Pattillman Such choices are never easy. In the Tillman matter, according to Wikipedia;
He (Kauzlarich) was the Army officer who directed the first official cover-up of the circumstances that led to the death of Pat Tillman . . . the commanding officer who chose to split Tillman's unit in two, resulting in the fratricide. He was later the officer assigned to investigate Tillman's death.
Lieutenant Colonel Ralph Kauzlarich, Regimental Executive Officer at Forward Operating Base Salerno on Khowst, Afghanistan under which Pat Tillman was serving at the time of his death.
He has made critical statements about the Tillman family based on Tillman's apparent agnosticism. In comments to ESPN, Kauzlarich said: "These people have a hard time letting it go. It may be because of their religious beliefs" and "When you die, I mean, there is supposedly a better life, right? Well, if you are an atheist and you don’t believe in anything, if you die, what is there to go to? Nothing. You are worm dirt. So for their son to die for nothing and now he is no more... I don't know how an atheist thinks, I can only imagine that would be pretty tough."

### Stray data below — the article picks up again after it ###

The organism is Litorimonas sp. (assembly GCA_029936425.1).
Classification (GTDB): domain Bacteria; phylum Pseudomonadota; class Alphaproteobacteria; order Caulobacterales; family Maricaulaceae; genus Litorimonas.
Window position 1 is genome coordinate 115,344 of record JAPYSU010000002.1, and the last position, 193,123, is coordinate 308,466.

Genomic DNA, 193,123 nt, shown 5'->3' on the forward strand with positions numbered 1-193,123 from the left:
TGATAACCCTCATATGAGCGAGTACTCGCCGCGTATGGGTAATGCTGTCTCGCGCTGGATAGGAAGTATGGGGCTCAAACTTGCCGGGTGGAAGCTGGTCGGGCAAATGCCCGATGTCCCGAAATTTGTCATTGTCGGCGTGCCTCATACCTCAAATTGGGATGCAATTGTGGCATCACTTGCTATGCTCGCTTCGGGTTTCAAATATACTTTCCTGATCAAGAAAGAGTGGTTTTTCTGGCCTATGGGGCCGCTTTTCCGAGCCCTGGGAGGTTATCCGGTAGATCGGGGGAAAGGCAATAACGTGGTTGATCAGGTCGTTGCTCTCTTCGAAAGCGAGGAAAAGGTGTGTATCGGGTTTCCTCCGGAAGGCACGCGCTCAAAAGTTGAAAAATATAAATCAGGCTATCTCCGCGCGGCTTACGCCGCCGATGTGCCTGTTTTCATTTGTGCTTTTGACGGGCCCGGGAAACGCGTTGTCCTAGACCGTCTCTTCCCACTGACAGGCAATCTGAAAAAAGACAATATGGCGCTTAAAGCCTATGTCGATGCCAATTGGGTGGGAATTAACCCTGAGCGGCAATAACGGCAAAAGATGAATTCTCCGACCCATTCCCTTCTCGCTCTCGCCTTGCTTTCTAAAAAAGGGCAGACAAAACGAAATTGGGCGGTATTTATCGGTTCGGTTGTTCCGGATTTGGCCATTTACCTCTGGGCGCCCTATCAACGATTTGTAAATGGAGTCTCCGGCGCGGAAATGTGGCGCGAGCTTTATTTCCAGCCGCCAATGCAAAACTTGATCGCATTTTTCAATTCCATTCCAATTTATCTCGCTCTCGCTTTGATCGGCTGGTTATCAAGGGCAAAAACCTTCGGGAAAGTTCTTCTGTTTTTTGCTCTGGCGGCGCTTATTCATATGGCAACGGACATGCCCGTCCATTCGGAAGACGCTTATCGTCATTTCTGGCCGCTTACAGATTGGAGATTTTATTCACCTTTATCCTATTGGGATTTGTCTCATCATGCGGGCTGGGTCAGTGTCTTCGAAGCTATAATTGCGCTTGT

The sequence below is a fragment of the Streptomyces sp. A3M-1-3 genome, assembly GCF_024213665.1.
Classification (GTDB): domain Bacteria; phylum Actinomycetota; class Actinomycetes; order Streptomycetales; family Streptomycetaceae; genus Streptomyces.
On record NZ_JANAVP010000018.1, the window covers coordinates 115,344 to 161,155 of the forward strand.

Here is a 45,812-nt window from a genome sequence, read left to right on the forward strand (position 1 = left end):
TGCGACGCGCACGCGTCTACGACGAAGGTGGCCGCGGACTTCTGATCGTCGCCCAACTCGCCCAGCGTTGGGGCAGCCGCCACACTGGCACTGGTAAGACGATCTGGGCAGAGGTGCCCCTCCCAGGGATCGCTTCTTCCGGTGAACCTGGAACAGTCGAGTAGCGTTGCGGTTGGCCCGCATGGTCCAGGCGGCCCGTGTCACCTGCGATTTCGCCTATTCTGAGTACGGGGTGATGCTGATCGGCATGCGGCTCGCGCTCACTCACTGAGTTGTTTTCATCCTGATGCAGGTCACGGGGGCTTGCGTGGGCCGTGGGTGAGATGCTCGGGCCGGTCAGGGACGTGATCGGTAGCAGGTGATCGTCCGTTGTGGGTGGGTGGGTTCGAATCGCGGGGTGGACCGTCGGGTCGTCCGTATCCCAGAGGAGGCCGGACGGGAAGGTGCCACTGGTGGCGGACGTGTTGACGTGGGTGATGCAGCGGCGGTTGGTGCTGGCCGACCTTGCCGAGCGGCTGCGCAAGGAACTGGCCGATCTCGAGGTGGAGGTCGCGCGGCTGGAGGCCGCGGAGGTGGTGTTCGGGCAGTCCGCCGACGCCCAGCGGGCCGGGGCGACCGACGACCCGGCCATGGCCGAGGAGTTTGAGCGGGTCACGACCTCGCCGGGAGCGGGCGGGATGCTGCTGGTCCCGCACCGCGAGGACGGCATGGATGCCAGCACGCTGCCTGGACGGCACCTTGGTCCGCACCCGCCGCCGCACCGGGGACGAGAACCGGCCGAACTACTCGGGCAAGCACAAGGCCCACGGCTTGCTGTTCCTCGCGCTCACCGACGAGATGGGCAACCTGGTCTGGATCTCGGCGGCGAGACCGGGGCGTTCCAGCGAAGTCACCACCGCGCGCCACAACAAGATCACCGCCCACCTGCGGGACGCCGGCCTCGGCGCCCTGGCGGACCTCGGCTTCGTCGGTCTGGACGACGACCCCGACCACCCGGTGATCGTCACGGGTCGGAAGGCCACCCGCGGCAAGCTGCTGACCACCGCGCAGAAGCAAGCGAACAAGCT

It has been alleged that these statements by Mr. Kauzlarich were made because the officer was trying to divert attention from the role he may have played in the alleged cover-up.
No one became worm dirt on Kauzlarich’s mission impossible, although there was an IED attack;
“The boom was ear-splitting, the air turned dark with flying dirt, and when the echoes ended, and the dirt settled, some soldiers were down on their hands and knees, stunned, filthy, unable to hear.”
Explosionied Think about that, Colonel Ralph, as you face your mirror, swagger-stick tucked neatly under your arm. Kids who will never hear the sound of silence again because of your unbounded ego. Kids, the kids entrusted to your care, stunned, filthy and unable to hear, who will pay throughout their entire lives for your misplaced West Point bring ‘em on attitude. That, and your willingness to lie and then blame their families when all else fails and the evidence of your personal cowardice comes to light.